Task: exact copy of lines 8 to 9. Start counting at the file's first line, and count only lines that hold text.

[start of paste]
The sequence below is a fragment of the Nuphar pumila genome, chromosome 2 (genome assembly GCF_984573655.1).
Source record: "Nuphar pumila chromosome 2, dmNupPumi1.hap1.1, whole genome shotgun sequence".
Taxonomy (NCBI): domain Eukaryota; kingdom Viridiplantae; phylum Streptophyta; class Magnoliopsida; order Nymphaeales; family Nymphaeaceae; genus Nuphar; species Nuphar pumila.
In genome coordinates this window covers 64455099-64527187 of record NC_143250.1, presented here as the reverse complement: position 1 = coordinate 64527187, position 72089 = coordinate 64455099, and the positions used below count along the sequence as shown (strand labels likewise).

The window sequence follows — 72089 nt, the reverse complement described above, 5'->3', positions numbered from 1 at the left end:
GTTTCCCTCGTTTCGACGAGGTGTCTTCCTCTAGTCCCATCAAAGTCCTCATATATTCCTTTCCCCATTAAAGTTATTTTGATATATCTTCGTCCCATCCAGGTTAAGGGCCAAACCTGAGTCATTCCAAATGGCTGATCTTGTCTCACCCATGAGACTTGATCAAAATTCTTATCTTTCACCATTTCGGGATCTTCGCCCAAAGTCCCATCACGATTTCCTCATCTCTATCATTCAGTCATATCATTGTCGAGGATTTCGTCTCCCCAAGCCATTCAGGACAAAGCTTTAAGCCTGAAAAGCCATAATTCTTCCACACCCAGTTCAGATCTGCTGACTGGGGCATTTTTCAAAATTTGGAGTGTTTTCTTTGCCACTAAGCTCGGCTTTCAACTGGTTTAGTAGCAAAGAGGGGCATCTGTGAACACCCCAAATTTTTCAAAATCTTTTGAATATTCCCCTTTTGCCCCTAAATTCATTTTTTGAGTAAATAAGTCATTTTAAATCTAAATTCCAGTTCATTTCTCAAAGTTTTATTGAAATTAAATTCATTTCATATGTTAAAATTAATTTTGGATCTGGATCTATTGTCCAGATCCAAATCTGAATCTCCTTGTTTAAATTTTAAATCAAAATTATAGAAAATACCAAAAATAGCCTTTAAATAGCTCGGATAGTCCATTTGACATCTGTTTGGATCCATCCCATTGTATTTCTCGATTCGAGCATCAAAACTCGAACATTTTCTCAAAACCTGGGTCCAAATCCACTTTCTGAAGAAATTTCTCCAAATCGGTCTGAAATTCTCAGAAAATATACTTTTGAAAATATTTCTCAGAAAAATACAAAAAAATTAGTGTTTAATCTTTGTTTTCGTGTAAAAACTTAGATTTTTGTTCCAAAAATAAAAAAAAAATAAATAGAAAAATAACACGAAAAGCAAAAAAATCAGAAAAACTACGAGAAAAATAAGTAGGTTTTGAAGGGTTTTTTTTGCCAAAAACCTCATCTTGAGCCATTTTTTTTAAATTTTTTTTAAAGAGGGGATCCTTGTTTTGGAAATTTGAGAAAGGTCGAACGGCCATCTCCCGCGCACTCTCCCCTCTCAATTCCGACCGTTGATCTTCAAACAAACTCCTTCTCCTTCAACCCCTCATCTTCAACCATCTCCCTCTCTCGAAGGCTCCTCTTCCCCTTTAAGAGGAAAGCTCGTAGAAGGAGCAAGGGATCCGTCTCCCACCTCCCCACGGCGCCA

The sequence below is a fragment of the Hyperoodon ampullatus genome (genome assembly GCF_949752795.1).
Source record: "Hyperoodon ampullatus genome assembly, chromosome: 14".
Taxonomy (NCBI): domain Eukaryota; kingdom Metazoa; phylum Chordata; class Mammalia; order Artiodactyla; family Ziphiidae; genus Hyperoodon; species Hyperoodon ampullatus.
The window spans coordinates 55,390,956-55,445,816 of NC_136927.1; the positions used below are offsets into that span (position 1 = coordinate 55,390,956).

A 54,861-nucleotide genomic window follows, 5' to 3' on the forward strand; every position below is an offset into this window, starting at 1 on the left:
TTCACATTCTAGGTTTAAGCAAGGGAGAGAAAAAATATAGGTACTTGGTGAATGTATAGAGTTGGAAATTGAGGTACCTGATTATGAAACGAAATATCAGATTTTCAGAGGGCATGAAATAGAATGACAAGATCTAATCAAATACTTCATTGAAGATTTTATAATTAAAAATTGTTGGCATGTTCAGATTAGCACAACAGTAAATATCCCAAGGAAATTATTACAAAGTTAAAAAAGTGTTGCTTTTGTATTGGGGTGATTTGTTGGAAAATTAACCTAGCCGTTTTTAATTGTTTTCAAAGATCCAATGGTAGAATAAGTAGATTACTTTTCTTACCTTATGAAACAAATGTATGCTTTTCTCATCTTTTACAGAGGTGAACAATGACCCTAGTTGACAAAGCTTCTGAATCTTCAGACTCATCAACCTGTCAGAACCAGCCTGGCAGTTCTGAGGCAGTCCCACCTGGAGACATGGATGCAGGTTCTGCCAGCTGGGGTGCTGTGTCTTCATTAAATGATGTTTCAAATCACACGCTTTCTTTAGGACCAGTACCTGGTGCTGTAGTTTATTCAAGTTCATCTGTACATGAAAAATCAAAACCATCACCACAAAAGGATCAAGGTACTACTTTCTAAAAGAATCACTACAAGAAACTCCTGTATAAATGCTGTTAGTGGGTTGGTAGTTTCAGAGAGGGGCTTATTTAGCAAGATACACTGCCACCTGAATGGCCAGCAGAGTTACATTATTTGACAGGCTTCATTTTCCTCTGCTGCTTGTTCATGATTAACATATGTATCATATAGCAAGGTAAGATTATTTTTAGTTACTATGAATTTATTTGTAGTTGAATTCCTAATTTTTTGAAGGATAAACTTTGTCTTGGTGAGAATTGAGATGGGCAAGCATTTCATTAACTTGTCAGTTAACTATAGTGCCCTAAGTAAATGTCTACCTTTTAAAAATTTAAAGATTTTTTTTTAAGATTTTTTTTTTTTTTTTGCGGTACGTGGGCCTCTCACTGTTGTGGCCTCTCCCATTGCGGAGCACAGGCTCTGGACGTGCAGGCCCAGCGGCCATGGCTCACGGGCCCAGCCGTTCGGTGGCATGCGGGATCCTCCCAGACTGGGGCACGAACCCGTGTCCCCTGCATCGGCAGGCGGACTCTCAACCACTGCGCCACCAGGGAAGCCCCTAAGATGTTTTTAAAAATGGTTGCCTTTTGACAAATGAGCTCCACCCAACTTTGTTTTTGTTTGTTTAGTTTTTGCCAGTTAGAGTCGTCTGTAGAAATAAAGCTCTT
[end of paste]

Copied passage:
Source record: "Hyperoodon ampullatus genome assembly, chromosome: 14".
Taxonomy (NCBI): domain Eukaryota; kingdom Metazoa; phylum Chordata; class Mammalia; order Artiodactyla; family Ziphiidae; genus Hyperoodon; species Hyperoodon ampullatus.